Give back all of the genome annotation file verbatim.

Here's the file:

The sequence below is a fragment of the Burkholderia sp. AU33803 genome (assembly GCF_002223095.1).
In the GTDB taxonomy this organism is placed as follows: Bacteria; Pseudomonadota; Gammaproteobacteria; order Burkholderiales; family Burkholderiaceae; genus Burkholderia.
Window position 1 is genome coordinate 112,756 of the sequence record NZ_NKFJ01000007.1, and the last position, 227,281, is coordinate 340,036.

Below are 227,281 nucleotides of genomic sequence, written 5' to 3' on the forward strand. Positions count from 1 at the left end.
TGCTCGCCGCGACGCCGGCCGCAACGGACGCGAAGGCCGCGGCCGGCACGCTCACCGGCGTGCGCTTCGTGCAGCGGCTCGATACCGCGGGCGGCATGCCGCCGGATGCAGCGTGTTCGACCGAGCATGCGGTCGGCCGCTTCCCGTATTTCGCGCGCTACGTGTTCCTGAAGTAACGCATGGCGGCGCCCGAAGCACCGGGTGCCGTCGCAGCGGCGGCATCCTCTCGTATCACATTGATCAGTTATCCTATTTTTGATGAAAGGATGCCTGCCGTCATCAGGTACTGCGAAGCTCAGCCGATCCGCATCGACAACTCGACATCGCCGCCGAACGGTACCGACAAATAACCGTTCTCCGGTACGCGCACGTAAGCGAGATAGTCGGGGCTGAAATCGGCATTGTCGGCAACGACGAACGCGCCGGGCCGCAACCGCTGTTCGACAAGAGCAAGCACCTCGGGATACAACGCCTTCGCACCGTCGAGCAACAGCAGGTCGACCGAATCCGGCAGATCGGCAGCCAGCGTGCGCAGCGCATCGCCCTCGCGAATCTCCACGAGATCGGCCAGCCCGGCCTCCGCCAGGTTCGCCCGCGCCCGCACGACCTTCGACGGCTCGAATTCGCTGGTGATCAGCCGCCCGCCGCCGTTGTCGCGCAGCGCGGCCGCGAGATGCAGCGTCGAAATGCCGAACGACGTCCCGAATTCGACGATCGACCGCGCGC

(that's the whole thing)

The sequence below is a fragment of the Burkholderia sp. AU33803 genome (assembly GCF_002223095.1).
In the GTDB taxonomy this organism is placed as follows: Bacteria; Pseudomonadota; Gammaproteobacteria; order Burkholderiales; family Burkholderiaceae; genus Burkholderia.
Window position 1 is genome coordinate 112,756 of the sequence record NZ_NKFJ01000007.1, and the last position, 227,281, is coordinate 340,036.

Below are 227,281 nucleotides of genomic sequence, written 5' to 3' on the forward strand. Positions count from 1 at the left end.
TGCTCGCCGCGACGCCGGCCGCAACGGACGCGAAGGCCGCGGCCGGCACGCTCACCGGCGTGCGCTTCGTGCAGCGGCTCGATACCGCGGGCGGCATGCCGCCGGATGCAGCGTGTTCGACCGAGCATGCGGTCGGCCGCTTCCCGTATTTCGCGCGCTACGTGTTCCTGAAGTAACGCATGGCGGCGCCCGAAGCACCGGGTGCCGTCGCAGCGGCGGCATCCTCTCGTATCACATTGATCAGTTATCCTATTTTTGATGAAAGGATGCCTGCCGTCATCAGGTACTGCGAAGCTCAGCCGATCCGCATCGACAACTCGACATCGCCGCCGAACGGTACCGACAAATAACCGTTCTCCGGTACGCGCACGTAAGCGAGATAGTCGGGGCTGAAATCGGCATTGTCGGCAACGACGAACGCGCCGGGCCGCAACCGCTGTTCGACAAGAGCAAGCACCTCGGGATACAACGCCTTCGCACCGTCGAGCAACAGCAGGTCGACCGAATCCGGCAGATCGGCAGCCAGCGTGCGCAGCGCATCGCCCTCGCGAATCTCCACGAGATCGGCCAGCCCGGCCTCCGCCAGGTTCGCCCGCGCCCGCACGACCTTCGACGGCTCGAATTCGCTGGTGATCAGCCGCCCGCCGCCGTTGTCGCGCAGCGCGGCCGCGAGATGCAGCGTCGAAATGCCGAACGACGTCCCGAATTCGACGATCGACCGCGCGC